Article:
“Welcome to a crazy world of people packed into a peculiar little island,” it beckons. Although new countries are supposed to be exhilarating—total immersion into a place so very different—I woke up the next morning groggy and exhausted as I made my way to the Hong Kong International Arbitration Centre (HKIAC). Despite the rainy, humid, hot weather, I barely notice it as we crawled from one underground building to the next. What a brilliant and efficient metro system—air conditioned too! Somehow an entire underground world exists beneath us—allowing the city folk to escape the erratic weather emerging inside their final destination.
Each individual we spoke with echoed the growth of the ADR movement in Hong Kong as it transitioned and grew. Many of the speakers we heard had been a part of the movement, and they had helped create system designs to more effectively deal with conflict.
Particularly fascinating to me was the various dispute resolution methods that grew out of the construction industry. As the population rapidly increased, the construction industry burgeoned. As the construction industry expanded, so too did construction related conflicts. Given the complexity of construction projects, having an effective dispute resolution mechanism is essential! The options are really endless: “cooling off periods,” negotiations, mediation, mini-trials, arbitration, litigation, etc. Dispute resolution advisors or dispute resolution boards became popular as an avenue to expeditiously make decisions during an ongoing contractual relationship. If parties proceed to arbitration, the board’s decision can still be reexamined by an arbitration tribunal when the main contract has concluded. Sometimes these “advisors” periodically check-in on site to ensure that things are running smoothly. These proactive steps help to minimize the likelihood of the conflict escalating and proceeding to arbitration or court, which requires addition time and resources.
Growing up a carpenter’s kid and now currently doing construction-defect arbitration/litigation, I found it quite amusing to learn about the ups and down of dispute resolution in the construction world in Hong Kong. Traveling has a way of adding a new perspective to things and making puzzle pieces fall into place.
At a different level, the legal system in Hong Kong was very much about rights and legal obligations! This was a recurring theme among speakers, professors, and dispute resolution institutions. It was finally absorbed and fully understood when an attorney from the law firm Deacons said it: “I don’t like mediation. Justice is about legal determination of right and wrong.” That mindset is very likely to hinder the ability to resolve disputes in an effective manner. As kids, when my sisters and I fought, we wanted to know who the judge (our mom) said was right. But as we became older and wiser, we realized sometimes it was best to avoid the judge all together. Forgive, forget, or correct the issue without assigning blame. Sometime it was easier to glue the ceramic vase together and put it back on the shelf without deciding who broke it (thereby avoiding punishment). There is something carnal and pleasing about blaming others. In reality though, placing the blame does not always help the situation.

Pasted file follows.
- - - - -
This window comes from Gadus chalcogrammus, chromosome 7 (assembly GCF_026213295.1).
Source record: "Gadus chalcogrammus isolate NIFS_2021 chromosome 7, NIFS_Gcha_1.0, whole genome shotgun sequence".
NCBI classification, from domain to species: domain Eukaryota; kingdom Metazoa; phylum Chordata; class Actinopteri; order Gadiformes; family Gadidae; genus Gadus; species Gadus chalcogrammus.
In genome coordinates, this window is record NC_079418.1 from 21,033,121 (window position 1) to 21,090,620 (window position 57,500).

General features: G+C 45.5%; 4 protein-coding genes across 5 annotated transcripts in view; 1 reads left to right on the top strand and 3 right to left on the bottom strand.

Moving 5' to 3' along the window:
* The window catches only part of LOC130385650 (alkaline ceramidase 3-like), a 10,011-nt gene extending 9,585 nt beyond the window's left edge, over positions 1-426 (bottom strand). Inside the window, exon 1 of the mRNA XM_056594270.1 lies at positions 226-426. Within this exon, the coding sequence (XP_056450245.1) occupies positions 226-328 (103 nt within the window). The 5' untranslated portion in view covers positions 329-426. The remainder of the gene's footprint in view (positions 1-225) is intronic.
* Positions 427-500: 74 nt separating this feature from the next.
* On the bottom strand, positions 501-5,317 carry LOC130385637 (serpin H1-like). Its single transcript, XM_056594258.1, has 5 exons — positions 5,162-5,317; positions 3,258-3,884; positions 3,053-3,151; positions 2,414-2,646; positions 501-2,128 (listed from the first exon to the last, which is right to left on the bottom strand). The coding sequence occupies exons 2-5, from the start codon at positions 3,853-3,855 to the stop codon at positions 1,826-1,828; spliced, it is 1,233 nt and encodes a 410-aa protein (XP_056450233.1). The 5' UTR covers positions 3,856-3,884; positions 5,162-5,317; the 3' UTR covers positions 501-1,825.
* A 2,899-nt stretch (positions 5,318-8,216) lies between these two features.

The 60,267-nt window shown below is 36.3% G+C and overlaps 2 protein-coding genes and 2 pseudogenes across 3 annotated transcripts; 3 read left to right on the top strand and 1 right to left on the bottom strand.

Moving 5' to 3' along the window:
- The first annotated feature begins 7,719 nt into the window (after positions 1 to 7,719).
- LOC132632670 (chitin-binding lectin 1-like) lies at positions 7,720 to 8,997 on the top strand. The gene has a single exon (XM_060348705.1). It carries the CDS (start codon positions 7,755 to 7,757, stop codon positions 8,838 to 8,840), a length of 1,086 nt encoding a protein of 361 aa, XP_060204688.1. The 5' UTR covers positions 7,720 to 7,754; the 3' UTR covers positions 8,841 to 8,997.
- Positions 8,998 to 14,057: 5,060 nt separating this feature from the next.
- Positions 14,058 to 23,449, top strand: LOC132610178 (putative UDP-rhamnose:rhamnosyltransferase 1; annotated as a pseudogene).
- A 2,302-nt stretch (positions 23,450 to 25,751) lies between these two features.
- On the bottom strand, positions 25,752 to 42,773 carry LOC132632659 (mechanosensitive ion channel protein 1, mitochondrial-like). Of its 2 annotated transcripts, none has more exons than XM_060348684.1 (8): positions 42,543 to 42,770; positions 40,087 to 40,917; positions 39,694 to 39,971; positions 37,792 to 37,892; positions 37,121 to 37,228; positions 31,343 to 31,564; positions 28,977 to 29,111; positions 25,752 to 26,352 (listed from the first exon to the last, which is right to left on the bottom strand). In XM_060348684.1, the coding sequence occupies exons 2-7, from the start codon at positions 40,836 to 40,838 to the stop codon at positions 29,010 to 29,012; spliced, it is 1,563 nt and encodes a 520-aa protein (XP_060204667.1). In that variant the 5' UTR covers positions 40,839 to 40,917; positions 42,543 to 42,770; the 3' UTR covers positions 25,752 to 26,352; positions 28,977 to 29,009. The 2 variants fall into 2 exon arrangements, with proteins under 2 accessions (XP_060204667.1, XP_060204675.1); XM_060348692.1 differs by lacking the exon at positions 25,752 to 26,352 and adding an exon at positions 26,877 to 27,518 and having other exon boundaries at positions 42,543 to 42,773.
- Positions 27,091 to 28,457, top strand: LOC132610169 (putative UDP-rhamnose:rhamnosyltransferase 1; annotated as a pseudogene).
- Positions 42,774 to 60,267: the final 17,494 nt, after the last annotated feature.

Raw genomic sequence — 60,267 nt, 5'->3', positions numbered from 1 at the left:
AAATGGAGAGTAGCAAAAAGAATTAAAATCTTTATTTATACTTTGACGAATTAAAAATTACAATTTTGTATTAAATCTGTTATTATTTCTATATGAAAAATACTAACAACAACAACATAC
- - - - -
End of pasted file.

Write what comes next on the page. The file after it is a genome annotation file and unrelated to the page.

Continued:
It seems so much more beneficial to focus on interests and integrative bargaining than to focus on the raw human desire “to be right.” There is of course a time and a place for determination of “right and wrong.” At least in some areas, it is clear that rights must be determined (equitable issues, quiet title, injunctions, civil rights, human rights, violent crimes). But a blanket application of this anti-mediation sentiment will surely be the demise of Hong Kong! I do not mean to dwell on the words of the Deacon attorney or single him out. I know attorneys from around the world echo this sentiment. Additionally, the United States is probably one of the most litigious countries in the world (our insane discovery practices are just a small slice of how extremely litigious our culture really is!). As I mediate more and more cases, I see the desire “to be right” unfolding before me. In my attempt to help the parties see the benefits of mediation, I try to move the parties away from “right and wrong” and instead focus on resolving the dispute together.
Any advice from the experienced practitioners or accomplished mediators out there? What do you do to help the parties come to the table, to help the parties move past blame, and to reach a resolution?